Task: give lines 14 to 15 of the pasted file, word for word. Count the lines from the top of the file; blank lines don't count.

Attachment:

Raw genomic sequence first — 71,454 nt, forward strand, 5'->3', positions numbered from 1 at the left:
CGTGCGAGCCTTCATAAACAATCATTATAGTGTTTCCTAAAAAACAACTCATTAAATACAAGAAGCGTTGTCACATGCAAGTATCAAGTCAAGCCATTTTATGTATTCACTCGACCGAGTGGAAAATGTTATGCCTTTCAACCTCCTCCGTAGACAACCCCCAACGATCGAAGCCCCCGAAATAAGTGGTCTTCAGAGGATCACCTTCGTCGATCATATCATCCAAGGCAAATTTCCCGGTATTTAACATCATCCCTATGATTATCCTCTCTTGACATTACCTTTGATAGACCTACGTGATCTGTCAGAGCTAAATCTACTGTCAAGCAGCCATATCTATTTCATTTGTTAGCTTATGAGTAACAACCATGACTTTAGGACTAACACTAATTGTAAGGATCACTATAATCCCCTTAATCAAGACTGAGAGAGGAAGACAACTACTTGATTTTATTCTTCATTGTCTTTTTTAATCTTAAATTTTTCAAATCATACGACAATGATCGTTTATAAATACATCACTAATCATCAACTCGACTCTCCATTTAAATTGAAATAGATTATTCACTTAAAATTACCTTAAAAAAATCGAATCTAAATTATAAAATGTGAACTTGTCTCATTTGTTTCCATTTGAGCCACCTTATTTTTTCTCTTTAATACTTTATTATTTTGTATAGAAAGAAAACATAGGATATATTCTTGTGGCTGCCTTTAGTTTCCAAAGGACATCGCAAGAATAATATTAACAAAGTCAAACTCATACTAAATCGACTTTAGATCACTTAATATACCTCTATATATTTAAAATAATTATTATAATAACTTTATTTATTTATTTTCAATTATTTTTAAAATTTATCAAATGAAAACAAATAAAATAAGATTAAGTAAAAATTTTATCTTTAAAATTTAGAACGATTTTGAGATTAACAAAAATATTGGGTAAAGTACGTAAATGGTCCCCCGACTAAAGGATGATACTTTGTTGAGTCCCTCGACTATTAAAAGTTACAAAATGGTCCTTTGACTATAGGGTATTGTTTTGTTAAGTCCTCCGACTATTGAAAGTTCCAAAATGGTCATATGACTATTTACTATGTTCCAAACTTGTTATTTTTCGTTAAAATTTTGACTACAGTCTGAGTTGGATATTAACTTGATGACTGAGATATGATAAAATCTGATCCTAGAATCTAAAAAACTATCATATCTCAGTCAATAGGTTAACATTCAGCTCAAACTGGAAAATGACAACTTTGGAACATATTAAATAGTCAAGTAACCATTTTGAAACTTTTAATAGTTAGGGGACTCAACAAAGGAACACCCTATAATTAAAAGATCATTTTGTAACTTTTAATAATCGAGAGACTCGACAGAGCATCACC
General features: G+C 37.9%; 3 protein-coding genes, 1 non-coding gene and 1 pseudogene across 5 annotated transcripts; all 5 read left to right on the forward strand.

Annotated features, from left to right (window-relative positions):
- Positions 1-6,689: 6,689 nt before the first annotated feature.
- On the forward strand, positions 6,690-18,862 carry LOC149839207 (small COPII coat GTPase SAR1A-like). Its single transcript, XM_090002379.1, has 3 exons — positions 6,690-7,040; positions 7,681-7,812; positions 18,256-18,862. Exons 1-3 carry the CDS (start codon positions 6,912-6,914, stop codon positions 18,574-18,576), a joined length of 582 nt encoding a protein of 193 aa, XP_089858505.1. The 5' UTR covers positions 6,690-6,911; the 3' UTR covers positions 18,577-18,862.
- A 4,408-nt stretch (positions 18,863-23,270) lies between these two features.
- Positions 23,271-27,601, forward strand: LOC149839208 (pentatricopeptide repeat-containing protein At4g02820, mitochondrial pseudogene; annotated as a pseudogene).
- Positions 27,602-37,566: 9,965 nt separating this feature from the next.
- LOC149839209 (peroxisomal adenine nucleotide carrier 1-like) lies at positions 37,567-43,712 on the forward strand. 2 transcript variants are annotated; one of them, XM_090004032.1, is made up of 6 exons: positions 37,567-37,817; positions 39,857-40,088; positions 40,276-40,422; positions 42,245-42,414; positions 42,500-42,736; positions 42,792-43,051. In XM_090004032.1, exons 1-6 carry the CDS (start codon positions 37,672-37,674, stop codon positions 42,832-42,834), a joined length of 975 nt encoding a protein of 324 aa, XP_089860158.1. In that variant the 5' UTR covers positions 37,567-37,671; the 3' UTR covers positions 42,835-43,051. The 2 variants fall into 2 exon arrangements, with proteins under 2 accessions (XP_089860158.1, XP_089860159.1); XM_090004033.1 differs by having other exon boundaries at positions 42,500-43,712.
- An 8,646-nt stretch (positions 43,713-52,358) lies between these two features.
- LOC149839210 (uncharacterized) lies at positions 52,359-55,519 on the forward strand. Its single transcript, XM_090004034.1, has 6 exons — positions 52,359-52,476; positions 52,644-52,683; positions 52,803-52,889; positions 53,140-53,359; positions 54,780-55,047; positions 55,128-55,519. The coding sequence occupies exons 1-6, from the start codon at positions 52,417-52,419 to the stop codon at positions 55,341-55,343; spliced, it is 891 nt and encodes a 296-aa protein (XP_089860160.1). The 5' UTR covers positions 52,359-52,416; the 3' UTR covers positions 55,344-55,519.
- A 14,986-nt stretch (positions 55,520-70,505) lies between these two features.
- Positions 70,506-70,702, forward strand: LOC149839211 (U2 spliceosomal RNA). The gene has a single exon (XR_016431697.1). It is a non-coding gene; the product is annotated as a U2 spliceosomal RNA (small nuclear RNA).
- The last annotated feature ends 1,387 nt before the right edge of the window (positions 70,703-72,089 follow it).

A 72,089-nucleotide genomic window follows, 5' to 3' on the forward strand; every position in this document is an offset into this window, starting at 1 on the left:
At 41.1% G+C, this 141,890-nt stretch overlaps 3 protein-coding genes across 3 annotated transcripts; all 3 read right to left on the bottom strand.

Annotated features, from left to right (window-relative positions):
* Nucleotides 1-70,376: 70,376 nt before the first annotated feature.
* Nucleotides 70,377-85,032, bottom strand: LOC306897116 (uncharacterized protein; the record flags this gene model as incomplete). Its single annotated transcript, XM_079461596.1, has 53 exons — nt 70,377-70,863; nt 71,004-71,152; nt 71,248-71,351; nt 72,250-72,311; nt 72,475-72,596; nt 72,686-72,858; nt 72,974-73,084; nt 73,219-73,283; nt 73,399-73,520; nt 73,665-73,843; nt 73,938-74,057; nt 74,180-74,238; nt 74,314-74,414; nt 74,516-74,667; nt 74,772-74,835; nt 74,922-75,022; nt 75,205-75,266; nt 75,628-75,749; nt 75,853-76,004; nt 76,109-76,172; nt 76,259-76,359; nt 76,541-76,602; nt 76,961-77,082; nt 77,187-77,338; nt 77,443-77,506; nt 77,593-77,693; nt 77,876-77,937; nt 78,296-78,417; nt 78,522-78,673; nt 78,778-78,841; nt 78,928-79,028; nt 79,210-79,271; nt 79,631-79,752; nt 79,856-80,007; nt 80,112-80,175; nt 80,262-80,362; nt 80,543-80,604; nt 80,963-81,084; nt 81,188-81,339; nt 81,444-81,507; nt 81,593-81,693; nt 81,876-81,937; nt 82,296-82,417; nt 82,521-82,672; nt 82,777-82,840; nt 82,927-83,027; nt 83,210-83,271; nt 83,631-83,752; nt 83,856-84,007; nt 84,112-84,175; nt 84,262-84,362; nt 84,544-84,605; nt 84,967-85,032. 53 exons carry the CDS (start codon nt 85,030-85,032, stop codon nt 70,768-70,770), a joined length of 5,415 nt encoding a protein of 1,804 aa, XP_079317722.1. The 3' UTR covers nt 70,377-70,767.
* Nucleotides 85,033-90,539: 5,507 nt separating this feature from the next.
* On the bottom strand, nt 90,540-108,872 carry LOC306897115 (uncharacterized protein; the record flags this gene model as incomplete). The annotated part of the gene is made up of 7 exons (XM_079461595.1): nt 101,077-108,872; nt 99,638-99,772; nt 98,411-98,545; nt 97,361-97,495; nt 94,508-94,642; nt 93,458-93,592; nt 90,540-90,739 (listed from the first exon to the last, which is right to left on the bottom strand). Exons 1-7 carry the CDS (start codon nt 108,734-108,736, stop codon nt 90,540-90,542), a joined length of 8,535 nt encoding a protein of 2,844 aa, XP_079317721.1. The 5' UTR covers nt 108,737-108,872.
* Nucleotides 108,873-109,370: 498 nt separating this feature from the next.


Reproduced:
- Positions 70,506-70,702, forward strand: LOC149839211 (U2 spliceosomal RNA). The gene has a single exon (XR_016431697.1). It is a non-coding gene; the product is annotated as a U2 spliceosomal RNA (small nuclear RNA).
- The last annotated feature ends 1,387 nt before the right edge of the window (positions 70,703-72,089 follow it).